Ryan Hall swears that he has the best job in the entire world. On any given day you’ll see him with a camera crew in tow traipsing from Harlem to the West Village asking the dwellers of New York City their views on everything from sex to the divides between race and class.
Hall is the host of the YouTube show “Stereotypes,” found on Pharrell William’s YouTube Network, I Am Other, a network dedicated to creating a cultural movement of thinkers, innovators and outcasts. In the course of it’s production, “Stereotypes” has given hundreds of men and women the opportunity to share their differing thoughts on race, culture, style, music, relationships and politics. As the host of the show, Hall has come to view “Stereotypes” as a way to create positive change through conversation. Chatting with NMR from the Big Apple, Hall shared with us his original reservations about hosting the show, his desire for “Stereotypes” to preserve the art of conversation and his fantasies about hitting ignorant people over the head with his mic.
How did you originally get started with “Stereotypes?”
Ryan Hall: I was recommended by a friend who also moved from Cleveland around the same time. He had a mutual buddy who was working with I Am Other to shoot the pilot for “Stereotypes.” We ended up meeting up, sort of begrudgingly on my end, and after a couple of cancelled promised days of shooting I finally met up with him. I really didn’t care much about what was going to happen because I didn’t think that I was actually going to get the gig. And to my surprise a couple of days later, I was told that the I Am Other team, being Robin and Mimi, really liked what I had done. Pharrell was really entertained by my presence, and the rest is history.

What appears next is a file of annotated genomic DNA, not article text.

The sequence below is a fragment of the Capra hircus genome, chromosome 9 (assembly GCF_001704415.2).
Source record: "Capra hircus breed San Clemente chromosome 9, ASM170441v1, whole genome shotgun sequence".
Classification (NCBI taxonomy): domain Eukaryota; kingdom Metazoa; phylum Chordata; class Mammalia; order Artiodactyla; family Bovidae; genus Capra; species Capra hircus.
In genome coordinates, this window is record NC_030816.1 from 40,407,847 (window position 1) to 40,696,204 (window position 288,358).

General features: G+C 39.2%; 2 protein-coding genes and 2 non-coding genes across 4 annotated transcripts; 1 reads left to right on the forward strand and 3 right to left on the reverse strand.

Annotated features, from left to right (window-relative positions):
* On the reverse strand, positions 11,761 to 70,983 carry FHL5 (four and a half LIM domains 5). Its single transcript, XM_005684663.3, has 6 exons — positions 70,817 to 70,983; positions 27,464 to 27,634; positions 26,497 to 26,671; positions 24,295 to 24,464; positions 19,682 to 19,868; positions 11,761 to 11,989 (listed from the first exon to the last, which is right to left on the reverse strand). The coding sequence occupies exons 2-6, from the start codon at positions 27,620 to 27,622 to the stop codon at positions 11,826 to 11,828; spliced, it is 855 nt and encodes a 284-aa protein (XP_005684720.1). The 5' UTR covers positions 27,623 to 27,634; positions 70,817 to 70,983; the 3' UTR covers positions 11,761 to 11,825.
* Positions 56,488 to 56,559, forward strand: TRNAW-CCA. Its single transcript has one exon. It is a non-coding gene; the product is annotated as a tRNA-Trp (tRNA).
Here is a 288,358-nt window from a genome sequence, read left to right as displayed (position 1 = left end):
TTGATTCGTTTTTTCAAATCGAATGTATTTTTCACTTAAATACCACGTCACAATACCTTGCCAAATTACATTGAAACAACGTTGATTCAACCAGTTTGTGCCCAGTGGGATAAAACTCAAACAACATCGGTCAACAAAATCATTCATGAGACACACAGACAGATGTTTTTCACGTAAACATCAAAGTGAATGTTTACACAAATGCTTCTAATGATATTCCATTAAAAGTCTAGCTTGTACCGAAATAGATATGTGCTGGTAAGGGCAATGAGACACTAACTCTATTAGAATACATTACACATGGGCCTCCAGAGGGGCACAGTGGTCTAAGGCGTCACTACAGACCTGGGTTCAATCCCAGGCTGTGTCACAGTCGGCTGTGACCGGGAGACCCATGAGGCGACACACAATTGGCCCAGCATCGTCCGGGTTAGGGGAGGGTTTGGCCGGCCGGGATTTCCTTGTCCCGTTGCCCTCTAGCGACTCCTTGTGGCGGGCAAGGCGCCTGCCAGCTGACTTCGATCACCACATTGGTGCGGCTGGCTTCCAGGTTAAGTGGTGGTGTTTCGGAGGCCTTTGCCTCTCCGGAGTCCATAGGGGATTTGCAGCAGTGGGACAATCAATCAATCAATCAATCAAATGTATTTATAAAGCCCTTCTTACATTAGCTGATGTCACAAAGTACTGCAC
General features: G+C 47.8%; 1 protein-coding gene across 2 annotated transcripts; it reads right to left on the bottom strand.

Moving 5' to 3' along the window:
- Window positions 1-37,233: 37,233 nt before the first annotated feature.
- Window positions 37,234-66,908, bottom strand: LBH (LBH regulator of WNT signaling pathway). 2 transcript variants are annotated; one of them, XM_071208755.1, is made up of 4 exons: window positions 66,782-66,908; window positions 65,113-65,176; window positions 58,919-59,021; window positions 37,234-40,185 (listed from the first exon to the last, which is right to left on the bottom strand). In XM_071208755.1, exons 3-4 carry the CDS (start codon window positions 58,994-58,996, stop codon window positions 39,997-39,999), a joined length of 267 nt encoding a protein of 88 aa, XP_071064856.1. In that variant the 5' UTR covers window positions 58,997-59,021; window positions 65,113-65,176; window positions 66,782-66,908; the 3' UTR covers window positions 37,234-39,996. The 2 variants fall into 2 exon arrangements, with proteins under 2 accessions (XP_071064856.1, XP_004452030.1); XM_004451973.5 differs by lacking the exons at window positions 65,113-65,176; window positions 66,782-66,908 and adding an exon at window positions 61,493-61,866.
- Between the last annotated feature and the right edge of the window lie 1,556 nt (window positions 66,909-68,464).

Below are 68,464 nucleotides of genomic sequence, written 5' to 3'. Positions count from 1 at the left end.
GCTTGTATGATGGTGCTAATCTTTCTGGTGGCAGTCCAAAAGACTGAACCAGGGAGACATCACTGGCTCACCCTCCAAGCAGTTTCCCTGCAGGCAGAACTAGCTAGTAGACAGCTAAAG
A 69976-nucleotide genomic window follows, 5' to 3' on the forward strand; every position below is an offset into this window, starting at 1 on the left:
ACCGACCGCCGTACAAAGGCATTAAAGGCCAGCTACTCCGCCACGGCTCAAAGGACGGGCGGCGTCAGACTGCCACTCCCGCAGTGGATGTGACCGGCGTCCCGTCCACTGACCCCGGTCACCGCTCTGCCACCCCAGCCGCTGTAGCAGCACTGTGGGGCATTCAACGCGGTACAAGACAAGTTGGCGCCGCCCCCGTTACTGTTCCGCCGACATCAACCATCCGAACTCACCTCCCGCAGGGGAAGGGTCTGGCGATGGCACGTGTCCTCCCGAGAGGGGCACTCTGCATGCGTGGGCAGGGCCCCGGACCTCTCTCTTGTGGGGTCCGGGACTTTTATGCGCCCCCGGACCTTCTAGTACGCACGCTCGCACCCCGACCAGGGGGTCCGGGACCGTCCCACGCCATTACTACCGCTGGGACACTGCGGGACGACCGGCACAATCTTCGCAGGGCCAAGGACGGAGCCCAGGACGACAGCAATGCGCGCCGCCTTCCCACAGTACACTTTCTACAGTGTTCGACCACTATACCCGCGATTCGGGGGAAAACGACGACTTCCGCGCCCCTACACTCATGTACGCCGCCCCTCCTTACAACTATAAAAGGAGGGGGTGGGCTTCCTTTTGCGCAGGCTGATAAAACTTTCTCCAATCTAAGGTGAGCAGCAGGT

What were you involved with before that?
Before working with “Stereotypes” I was the man of all sorts. I think living in New York, you just have to do anything and everything to get by. And originally my take moving to New York was to work in the fashion industry, but by some hap-hazard manner, I ended up meeting up with my comedy troupe that I’m with to this day called POYKPAC. It was with POYKPAC that I got involved in online social media. It’s been like seven years that we’ve been a group.
Are you guys online or perform primarily in person?
We’ve had various stages as a performance groups. We’ve done the live shows, we just recently did a competition where — I don’t even know if the show is still on the SyFY channel — we did a competition called “Viral Video Showdown” that we won surprisingly! [laughs] We pretty much knew that most of our success came from posting our videos online. That’s the medium that we’ve clung to for the most part, but we have done some very rankity [sic], sketchy live shows in various venues.
So I’m guessing you’re not begrudging against “Stereotypes” anymore?
No. You know, I look at it as one of the most amazing experiences that has happened to me in the last 10 years, at least within my adult life — if I am an adult yet I don’t know. I love “Stereotypes.”